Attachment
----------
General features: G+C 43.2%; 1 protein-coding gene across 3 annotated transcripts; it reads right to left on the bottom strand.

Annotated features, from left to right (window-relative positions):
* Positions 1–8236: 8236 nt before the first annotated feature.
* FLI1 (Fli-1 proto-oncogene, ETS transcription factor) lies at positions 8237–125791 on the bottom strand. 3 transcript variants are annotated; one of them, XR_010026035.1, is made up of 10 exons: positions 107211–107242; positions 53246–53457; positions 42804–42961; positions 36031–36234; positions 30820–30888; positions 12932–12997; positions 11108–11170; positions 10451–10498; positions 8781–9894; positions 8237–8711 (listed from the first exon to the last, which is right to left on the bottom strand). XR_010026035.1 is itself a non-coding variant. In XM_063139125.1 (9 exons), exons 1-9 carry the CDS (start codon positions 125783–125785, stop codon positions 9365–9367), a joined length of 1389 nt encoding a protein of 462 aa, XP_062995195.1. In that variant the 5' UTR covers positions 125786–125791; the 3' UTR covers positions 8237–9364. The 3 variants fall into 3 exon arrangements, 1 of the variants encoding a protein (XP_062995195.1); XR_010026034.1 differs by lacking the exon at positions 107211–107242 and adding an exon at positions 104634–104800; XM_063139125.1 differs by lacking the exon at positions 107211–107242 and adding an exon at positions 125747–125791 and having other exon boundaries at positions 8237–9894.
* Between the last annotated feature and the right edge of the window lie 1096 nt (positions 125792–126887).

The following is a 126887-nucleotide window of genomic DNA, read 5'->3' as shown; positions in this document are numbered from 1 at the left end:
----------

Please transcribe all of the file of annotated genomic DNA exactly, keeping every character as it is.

General features: G+C 43.2%; 1 protein-coding gene across 3 annotated transcripts; it reads right to left on the bottom strand.

Annotated features, from left to right (window-relative positions):
* Positions 1–8236: 8236 nt before the first annotated feature.
* FLI1 (Fli-1 proto-oncogene, ETS transcription factor) lies at positions 8237–125791 on the bottom strand. 3 transcript variants are annotated; one of them, XR_010026035.1, is made up of 10 exons: positions 107211–107242; positions 53246–53457; positions 42804–42961; positions 36031–36234; positions 30820–30888; positions 12932–12997; positions 11108–11170; positions 10451–10498; positions 8781–9894; positions 8237–8711 (listed from the first exon to the last, which is right to left on the bottom strand). XR_010026035.1 is itself a non-coding variant. In XM_063139125.1 (9 exons), exons 1-9 carry the CDS (start codon positions 125783–125785, stop codon positions 9365–9367), a joined length of 1389 nt encoding a protein of 462 aa, XP_062995195.1. In that variant the 5' UTR covers positions 125786–125791; the 3' UTR covers positions 8237–9364. The 3 variants fall into 3 exon arrangements, 1 of the variants encoding a protein (XP_062995195.1); XR_010026034.1 differs by lacking the exon at positions 107211–107242 and adding an exon at positions 104634–104800; XM_063139125.1 differs by lacking the exon at positions 107211–107242 and adding an exon at positions 125747–125791 and having other exon boundaries at positions 8237–9894.
* Between the last annotated feature and the right edge of the window lie 1096 nt (positions 125792–126887).

The following is a 126887-nucleotide window of genomic DNA, read 5'->3' as shown; positions in this document are numbered from 1 at the left end: